The Rosa species comes from the Rosaceae family. Herbalists use the petals, leaves and the fruit (or hips). Energetically roses are cooling and drying which makes them effective for calming down various conditions in the body and mind. Rose can help with anxiety, sadness and grief, heart palpitations, respiratory conditions, wound healing, arthritis, diabetes and digestive issues to name a few. Here’s how:
A cooling nervine
As a cooling nervine, rose is a gentle antidepressant and sedative. Combined with other herbs, rose tincture can be effective in treating anxiety, heart palpitations, grief and mild depression. I always add rose to the medicine of anyone who is in need of a bit of TLC. Rose essential oil in combination with Lavender has been shown to help improve anxiety and depression in women with postpartum depression. Burning or spritzing rose essential oil can help lighten and uplift the mood in any environment.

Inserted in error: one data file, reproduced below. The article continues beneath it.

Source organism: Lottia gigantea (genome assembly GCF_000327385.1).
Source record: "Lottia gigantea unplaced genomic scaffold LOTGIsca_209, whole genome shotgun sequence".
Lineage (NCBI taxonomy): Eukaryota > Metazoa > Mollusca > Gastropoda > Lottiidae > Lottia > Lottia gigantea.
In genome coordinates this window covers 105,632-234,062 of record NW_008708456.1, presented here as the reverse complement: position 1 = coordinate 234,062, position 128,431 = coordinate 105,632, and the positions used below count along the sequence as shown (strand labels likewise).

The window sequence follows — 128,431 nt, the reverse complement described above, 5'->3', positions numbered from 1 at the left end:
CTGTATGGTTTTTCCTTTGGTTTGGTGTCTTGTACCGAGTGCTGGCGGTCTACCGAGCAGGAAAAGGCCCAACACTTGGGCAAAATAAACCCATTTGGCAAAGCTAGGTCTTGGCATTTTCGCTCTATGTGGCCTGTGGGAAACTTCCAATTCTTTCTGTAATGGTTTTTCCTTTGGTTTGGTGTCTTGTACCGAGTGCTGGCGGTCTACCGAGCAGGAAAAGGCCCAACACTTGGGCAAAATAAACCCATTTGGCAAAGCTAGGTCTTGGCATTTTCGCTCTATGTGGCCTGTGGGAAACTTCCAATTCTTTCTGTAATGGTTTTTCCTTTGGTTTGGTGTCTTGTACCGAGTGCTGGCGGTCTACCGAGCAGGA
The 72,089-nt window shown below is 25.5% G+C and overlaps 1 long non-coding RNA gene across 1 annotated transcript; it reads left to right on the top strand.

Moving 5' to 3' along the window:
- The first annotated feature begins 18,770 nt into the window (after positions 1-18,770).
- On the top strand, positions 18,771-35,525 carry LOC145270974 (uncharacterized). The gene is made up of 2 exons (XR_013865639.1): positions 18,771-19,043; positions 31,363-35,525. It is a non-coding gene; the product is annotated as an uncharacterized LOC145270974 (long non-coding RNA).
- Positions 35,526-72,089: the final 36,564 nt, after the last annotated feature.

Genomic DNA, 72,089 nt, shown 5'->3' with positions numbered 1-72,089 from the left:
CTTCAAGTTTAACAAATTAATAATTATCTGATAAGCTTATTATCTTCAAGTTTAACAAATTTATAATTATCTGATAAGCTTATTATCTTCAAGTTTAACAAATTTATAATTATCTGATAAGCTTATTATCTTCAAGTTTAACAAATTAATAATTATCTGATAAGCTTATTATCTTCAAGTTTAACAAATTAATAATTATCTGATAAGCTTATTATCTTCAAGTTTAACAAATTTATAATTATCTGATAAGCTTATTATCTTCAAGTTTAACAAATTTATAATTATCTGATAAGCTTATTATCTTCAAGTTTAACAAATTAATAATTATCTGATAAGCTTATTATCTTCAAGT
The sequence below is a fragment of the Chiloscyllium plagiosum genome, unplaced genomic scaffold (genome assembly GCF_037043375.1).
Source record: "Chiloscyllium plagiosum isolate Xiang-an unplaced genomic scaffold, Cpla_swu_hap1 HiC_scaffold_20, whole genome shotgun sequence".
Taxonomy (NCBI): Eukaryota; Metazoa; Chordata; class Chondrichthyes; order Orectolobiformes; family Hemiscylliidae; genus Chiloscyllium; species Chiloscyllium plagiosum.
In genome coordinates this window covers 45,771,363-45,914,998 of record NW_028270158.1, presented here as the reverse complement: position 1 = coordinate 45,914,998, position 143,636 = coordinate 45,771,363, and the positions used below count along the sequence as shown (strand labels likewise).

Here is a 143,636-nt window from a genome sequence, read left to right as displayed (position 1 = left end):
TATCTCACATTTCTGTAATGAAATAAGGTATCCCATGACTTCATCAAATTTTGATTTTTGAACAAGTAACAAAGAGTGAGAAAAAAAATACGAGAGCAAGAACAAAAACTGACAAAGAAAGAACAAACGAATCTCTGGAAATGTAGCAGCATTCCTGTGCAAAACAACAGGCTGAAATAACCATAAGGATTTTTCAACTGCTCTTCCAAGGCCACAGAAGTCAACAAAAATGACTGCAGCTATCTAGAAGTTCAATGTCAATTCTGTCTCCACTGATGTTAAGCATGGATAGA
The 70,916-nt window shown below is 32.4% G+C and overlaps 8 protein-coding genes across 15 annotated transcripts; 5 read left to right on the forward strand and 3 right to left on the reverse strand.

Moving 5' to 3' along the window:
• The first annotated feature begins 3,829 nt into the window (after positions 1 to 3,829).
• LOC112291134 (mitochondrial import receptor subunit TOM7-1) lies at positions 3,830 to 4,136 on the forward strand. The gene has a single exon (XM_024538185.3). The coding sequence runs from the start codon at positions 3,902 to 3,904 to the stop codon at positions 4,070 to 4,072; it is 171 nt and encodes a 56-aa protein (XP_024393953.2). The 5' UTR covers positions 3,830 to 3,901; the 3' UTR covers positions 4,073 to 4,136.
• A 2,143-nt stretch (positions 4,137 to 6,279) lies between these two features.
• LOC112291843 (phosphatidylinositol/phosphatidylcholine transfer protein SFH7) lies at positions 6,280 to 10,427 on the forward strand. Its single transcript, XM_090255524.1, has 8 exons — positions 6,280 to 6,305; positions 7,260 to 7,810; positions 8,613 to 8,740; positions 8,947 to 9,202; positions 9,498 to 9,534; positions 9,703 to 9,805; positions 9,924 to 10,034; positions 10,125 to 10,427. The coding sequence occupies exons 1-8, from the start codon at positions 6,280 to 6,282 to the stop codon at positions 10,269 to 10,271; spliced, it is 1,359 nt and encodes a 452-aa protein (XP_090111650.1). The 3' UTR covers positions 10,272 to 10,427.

Astringent and Antiseptic
Rose oil contains tannins which are astringent. This constricts body tissues to stop the flow of blood and other secretions. Teas and gargles from the petals are used for allergies and respiratory conditions where there are excess secretions such as running eyes, nose and wet coughs, diarrhea (especially in children) and heavy menstrual bleeding. The oil also contains geraniol, which is antiseptic, so used for sore throats, cold sores and mouth ulcers. External rose applications can stop bleeding, promote wound healing, and prevent infection. When combined with Melissa essential oil, it helps clear cold sores and other skin issues.